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NHS publishes physiotherapy guidance for mito patients


13 November 2019

Physiotherapists can now access guidance on how to treat people with mitochondrial diseases, thanks to an NHS-led project involving The Lily Foundation.

A bent knee with medical tape on it being manipulated by another person

The guidance was produced by specialists from the NHS Rare Mitochondrial Disorders Service in Newcastle and London, with input from the service's clinic in Oxford and patient groups. Drawing on years of research, it recommends that physiotherapy should be available to all people with a mitochondrial disease diagnosis.

The Lily Foundation was asked to review the document to ensure it is accessible and relevant to people with mitochondrial disease and their carers, as well as healthcare professionals. Families affected by mitochondrial disease, who are supported by The Lily Foundation, were given the opportunity to provide feedback prior to its publication.

The final 20-page document is now available to download on websites of the NHS Rare Mitochondrial Disorders Service and the Wellcome Centre for Mitochondrial Research. Intended as a general reference guide rather than a prescriptive standard of practice, it covers the common reasons why people with mitochondrial disorders are referred into physiotherapy, including movement and mobility issues, pain, fatigue, problems with balance, respiratory issues and intolerance to exercise.

One of the specialists who worked on the project is Jane Newman, a research physiotherapist with the NHS Rare Mitochondrial Disorders Service in Newcastle. "The aim was to provide guidance to support non-specialist physiotherapists who might be working with mitochondrial disease patients for the first time," she said. "Mito is a rare condition, so it's not unusual for patients to be referred to a local physiotherapist who has no knowledge about their disorder. This guidance covers the main symptoms that mitochondrial disease patients are referred to physiotherapy for, and advises on how those symptoms might affect how physiotherapy is performed."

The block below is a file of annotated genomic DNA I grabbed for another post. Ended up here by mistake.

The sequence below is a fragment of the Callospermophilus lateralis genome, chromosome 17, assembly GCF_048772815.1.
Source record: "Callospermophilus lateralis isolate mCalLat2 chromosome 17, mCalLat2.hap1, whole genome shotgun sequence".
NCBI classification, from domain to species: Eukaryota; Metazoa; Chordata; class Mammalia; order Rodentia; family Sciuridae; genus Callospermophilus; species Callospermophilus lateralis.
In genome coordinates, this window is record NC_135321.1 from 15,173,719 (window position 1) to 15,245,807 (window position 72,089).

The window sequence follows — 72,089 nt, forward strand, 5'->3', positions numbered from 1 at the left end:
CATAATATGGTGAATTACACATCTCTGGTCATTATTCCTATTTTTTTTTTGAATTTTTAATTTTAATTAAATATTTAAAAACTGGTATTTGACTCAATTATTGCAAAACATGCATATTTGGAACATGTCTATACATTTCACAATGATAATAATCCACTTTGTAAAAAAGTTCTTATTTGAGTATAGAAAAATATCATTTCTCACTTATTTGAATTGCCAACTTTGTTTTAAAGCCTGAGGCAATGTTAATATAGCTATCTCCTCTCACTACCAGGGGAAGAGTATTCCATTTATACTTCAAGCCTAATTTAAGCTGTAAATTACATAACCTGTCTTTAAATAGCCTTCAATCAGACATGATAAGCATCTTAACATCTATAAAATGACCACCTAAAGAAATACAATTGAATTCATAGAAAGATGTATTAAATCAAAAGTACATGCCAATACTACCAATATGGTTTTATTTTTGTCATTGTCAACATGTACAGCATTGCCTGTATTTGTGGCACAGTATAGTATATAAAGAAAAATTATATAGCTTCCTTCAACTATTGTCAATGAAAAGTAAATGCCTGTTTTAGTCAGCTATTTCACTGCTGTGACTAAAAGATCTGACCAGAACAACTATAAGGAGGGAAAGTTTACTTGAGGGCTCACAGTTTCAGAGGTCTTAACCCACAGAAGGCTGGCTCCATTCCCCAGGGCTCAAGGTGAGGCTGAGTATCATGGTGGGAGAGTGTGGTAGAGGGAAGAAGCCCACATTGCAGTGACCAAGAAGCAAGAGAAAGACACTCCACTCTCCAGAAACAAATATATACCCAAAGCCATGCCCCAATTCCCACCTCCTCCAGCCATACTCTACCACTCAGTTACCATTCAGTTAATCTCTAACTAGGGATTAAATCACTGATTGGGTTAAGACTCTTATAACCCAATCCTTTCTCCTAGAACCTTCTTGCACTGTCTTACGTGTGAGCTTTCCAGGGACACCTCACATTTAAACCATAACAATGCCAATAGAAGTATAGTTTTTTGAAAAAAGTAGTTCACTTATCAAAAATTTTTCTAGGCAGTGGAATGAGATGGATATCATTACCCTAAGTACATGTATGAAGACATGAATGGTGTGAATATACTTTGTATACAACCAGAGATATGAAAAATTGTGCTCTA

The document also includes general guidance about exercise, which can be a problem area for physiotherapists not used to working with people with mitochondrial disease.

"There's a tendency for physiotherapists to feel they can't ask patients with mitochondrial disorders to exercise, for fear that the patient will be unable to tolerate it. But research has shown that exercise is safe, and in many cases will be beneficial to the patient. So really it's no different to treating other patients with similar symptoms caused by neurological disorders."

Jane went on to say it was important to emphasise that the guidance is not intended as a fixed set of rules on how physiotherapists should treat people with mitochondrial disorders: "The scope of mitochondrial disease is so huge, and every patient is an individual, so it would be wrong to tell physios what they should do treatment-wise. As a physiotherapist you are trained to assess patients, find out their main problems and what they would like to achieve from treatment, and then work together to achieve those goals. We wanted to reassure physiotherapists that this still applies in the majority of cases with mitochondrial disease patients, while also flagging up those cases where a little extra care might be needed."

The guidance is the latest addition to a series of general guidelines the NHS Rare Mitochondrial Disorders Service in Newcastle provides for healthcare professionals treating people with mitochondrial disorders. The guidelines cover areas such as pregnancy, epilepsy, diabetes, cardiology and stroke-like episodes, and are available for download.

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